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Use of flucinolone acetonide for patients with diabetic macular oedema: patient selection criteria and early outcomes in real world setting



Fluocinolone acetonide slow release implant (Iluvien®) was approved in December 2013 in UK for treatment of eyes which are pseudophakic with DMO that is unresponsive to other available therapies. This approval was based on evidence from FAME trials which were conducted at a time when ranibizumab was not available. There is a paucity of data on implementation of guidance on selecting patients for this treatment modality and also on the real world outcome of fluocinolone therapy especially in those patients that have been unresponsive to ranibizumab therapy.


Retrospective study of consecutive patients treated with fluocinolone between January and August 2014 at three sites were included to evaluate selection criteria used, baseline characteristics and clinical outcomes at 3-month time point.


Twenty two pseudophakic eyes of 22 consecutive patients were included. Majority of patients had prior therapy with multiple intravitreal anti-VEGF injections. Four eyes had controlled glaucoma. At baseline mean VA and CRT were 50.7 letters and 631 μm respectively. After 3 months, 18 patients had improved CRT of which 15 of them also had improved VA. No adverse effects were noted. One additional patient required IOP lowering medication. Despite being unresponsive to multiple prior therapies including laser and anti-VEGF injections, switching to fluocinolone achieved treatment benefit.


The patient level selection criteria proposed by NICE guidance on fluocinolone appeared to be implemented. This data from this study provides new evidence on early outcomes following fluocinolone therapy in eyes with DMO which had not responded to laser and other intravitreal agents.

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Diabetic Macular Oedema (DMO) is one of the leading causes of blindness in the working-age population [1, 2] In the UK, 17.7 % of severe sight impairment certifications in adults aged 16–64 has been attributed to diabetes [3]. Several landmark clinical trials have established the firm position of intravitreal anti-VEGF agents as the first line therapy of choice for DMO [46]. Intravitreal corticosteroids have also been shown to be effective in achieving visual gain and reduction of oedema in DMO and with reduced frequency of injections needed [79], but with associated risks of causing steroid induced cataract or ocular hypertension and glaucoma. Current guidelines therefore, recommend their use only in those eyes which have either chronic oedema not responsive to laser or those eyes with oedema that have not responded to repeated injections of anti-VEGF agents [10, 11].

There are currently three corticosteroid agents that have been used for DMO; triamcinolone [7], fluocinolone implant releasing 0.2 μg/day of fluocinolone acetonide (ILUVIEN®, Alimera Sciences Limited, Aldershot, UK) [8] and dexamethasone implant containing 700 μg of dexamethasone (Ozurdex®, Allergan, Inc., Irvine, CA, USA) [9]. The United Kingdom was one of the first countries to approve the use fluocinolone implant for treatment of DMO but current National Institute for Care and Health Excellence (NICE) guidance recommends its use only in pseudophakic eyes with DMO that has been unresponsive to other available therapy [10]. Due to this unique selection criteria and early exposure to this technology, the setting in our National Health Service in the United Kingdom is therefore ideal for reporting the implementation of this guidance, in particular, the early experiences in patient selection behaviour by clinicians and also early clinical outcomes in the real world. Such data may be useful for developing future strategies for reducing the frequency of side effects, design of follow-up regimen that can further justify the use of such a unique treatment with its prolonged duration of action.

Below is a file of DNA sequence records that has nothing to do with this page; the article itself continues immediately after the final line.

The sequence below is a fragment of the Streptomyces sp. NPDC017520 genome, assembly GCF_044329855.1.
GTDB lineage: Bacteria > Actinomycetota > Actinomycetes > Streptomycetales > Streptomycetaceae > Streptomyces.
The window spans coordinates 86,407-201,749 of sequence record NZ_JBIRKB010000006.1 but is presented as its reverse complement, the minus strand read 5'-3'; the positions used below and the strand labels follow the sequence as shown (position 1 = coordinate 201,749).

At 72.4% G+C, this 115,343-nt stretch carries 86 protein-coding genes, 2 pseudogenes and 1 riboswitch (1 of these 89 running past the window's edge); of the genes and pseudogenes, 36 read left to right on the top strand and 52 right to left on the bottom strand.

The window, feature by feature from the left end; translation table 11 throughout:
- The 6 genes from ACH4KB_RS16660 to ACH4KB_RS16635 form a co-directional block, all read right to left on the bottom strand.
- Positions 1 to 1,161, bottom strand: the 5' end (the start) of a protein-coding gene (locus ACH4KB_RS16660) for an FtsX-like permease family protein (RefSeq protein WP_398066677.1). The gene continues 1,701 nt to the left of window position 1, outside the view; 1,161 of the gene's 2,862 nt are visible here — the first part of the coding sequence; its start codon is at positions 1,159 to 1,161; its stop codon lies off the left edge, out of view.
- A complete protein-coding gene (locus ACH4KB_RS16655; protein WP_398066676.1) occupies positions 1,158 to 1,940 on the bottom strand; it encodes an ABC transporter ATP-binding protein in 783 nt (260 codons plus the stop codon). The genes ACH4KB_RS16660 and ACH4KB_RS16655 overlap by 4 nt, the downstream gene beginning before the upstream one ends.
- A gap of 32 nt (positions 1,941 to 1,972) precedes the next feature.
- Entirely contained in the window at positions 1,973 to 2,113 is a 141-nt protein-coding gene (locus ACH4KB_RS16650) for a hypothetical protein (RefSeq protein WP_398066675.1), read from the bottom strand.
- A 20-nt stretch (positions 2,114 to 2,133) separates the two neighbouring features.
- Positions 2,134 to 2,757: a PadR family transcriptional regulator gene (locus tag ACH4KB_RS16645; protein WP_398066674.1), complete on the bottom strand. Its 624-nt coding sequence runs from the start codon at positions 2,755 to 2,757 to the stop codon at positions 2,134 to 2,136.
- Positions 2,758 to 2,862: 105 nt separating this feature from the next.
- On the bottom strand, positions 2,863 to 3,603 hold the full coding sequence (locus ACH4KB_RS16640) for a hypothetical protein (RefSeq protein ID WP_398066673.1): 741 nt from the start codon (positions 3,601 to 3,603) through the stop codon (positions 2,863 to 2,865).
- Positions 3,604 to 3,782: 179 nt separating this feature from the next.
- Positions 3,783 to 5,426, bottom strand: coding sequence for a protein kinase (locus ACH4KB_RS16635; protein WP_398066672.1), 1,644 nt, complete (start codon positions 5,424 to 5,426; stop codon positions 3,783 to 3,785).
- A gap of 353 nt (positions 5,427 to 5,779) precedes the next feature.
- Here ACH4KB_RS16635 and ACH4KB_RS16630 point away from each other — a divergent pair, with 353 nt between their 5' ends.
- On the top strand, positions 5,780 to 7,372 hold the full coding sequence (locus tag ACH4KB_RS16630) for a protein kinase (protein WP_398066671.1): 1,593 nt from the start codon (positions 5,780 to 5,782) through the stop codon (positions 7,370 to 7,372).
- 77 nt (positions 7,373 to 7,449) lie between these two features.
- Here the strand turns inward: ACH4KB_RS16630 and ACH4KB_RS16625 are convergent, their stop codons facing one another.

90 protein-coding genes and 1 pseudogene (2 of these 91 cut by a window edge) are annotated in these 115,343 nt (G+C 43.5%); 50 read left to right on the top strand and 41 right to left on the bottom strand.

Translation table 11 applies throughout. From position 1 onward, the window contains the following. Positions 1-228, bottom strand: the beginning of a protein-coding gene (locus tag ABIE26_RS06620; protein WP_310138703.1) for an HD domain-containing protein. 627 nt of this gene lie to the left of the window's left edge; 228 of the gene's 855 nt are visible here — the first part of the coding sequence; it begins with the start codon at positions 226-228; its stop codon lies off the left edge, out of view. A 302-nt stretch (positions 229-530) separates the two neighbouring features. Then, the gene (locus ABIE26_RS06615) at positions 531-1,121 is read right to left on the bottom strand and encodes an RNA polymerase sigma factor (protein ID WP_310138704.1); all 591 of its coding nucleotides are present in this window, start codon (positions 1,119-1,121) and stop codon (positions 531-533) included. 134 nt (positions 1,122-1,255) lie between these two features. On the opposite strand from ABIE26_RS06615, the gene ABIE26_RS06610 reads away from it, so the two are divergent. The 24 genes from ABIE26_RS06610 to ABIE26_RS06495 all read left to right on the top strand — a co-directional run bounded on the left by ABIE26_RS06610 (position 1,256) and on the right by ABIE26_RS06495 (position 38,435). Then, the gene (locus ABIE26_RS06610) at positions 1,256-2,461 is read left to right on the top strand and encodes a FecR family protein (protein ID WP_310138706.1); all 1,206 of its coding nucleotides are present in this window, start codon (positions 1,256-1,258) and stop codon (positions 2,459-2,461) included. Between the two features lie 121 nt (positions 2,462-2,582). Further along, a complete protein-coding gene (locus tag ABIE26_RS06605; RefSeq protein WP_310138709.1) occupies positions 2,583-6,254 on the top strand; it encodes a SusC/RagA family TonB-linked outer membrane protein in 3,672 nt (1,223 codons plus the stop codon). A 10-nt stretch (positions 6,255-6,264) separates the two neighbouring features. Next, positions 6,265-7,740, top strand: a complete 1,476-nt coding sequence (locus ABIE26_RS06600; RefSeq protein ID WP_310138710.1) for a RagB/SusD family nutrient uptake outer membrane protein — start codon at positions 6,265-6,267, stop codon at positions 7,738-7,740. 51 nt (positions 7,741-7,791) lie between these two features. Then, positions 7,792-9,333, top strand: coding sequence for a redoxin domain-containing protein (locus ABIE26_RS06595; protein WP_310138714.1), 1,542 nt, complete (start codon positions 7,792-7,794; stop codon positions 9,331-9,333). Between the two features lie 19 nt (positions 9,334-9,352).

This retrospective study reports the initial real world experience of implementation of TA301 in the clinical setting, in particular, the patient level criteria used for selection of patients for intravitreal fluocinolone implant, the initial treatment response and the short term safety profile.


Consecutive patients treated at each of three hospital departments using fluocinolone implant for DMO according to NICE guidance (TA301) between January 2014 and August 2014 were identified at each site using their respective patient database systems for tracking patients on intravitreal therapies. The study involved collection of data retrospectively from case notes and OCT scans performed as part of patients’ standard care pathways at each institution, approval by Ethics Committee was not required according to the institutional review policies at each site. Case notes review was performed and data were collected at baseline, which was at the time of fluocinolone implant and at the visit nearest to the 3 month time-point of follow-up. At the baseline time-point, data were collected on demographics, visual acuity (treated and fellow eyes), OCT parameters, IOP, IOP lowering medication use, presence of co-existing ocular pathology and prior laser for DMO and DR or intravitreal therapy and duration of DMO. At the 3 month time-point, data were collected on visual acuity (treated eyes), IOP, IOP lowering medication use and OCT parameters. Snellen visual acuity was converted using a standard estimation method so that all acuity data was presented in terms of number of ETDRS letters. The type of conversion method we used would convert 6/60 to 35 letters and 6/6 to 85 letters as obtained when an ETDRS acuity is used at 2 meters for acuity scoring. [12, 13]. Descriptive statistics were used to present the data to demonstrate the spectrum of baseline characteristics with particular emphasis on the types of prior therapies which had been attempted on these eyes prior to using fluocinolone. Short term follow-up data was analysed to show the initial efficacy and occurrences of any serious adverse events.